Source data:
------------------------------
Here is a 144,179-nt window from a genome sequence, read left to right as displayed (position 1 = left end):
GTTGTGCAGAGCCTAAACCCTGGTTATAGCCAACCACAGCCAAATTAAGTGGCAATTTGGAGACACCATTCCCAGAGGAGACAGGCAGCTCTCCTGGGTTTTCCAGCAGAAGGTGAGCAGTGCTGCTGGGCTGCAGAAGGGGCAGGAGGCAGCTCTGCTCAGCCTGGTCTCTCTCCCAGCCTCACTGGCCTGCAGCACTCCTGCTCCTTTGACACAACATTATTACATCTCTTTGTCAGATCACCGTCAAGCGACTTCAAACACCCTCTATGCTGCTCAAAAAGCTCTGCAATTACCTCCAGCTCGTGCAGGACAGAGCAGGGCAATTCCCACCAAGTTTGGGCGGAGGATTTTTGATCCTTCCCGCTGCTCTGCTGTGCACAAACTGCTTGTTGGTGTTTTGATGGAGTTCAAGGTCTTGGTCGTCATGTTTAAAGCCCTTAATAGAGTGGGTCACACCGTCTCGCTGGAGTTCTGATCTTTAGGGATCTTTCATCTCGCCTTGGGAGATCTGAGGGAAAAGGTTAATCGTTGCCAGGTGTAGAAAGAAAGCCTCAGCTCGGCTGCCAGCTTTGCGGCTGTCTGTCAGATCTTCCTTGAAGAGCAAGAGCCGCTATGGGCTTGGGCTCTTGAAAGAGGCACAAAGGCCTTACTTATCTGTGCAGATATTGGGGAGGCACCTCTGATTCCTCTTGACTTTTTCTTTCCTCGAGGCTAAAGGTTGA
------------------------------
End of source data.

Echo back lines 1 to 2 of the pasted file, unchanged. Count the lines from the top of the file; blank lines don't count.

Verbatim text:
Here is a 144,179-nt window from a genome sequence, read left to right as displayed (position 1 = left end):
GTTGTGCAGAGCCTAAACCCTGGTTATAGCCAACCACAGCCAAATTAAGTGGCAATTTGGAGACACCATTCCCAGAGGAGACAGGCAGCTCTCCTGGGTTTTCCAGCAGAAGGTGAGCAGTGCTGCTGGGCTGCAGAAGGGGCAGGAGGCAGCTCTGCTCAGCCTGGTCTCTCTCCCAGCCTCACTGGCCTGCAGCACTCCTGCTCCTTTGACACAACATTATTACATCTCTTTGTCAGATCACCGTCAAGCGACTTCAAACACCCTCTATGCTGCTCAAAAAGCTCTGCAATTACCTCCAGCTCGTGCAGGACAGAGCAGGGCAATTCCCACCAAGTTTGGGCGGAGGATTTTTGATCCTTCCCGCTGCTCTGCTGTGCACAAACTGCTTGTTGGTGTTTTGATGGAGTTCAAGGTCTTGGTCGTCATGTTTAAAGCCCTTAATAGAGTGGGTCACACCGTCTCGCTGGAGTTCTGATCTTTAGGGATCTTTCATCTCGCCTTGGGAGATCTGAGGGAAAAGGTTAATCGTTGCCAGGTGTAGAAAGAAAGCCTCAGCTCGGCTGCCAGCTTTGCGGCTGTCTGTCAGATCTTCCTTGAAGAGCAAGAGCCGCTATGGGCTTGGGCTCTTGAAAGAGGCACAAAGGCCTTACTTATCTGTGCAGATATTGGGGAGGCACCTCTGATTCCTCTTGACTTTTTCTTTCCTCGAGGCTAAAGGTTGA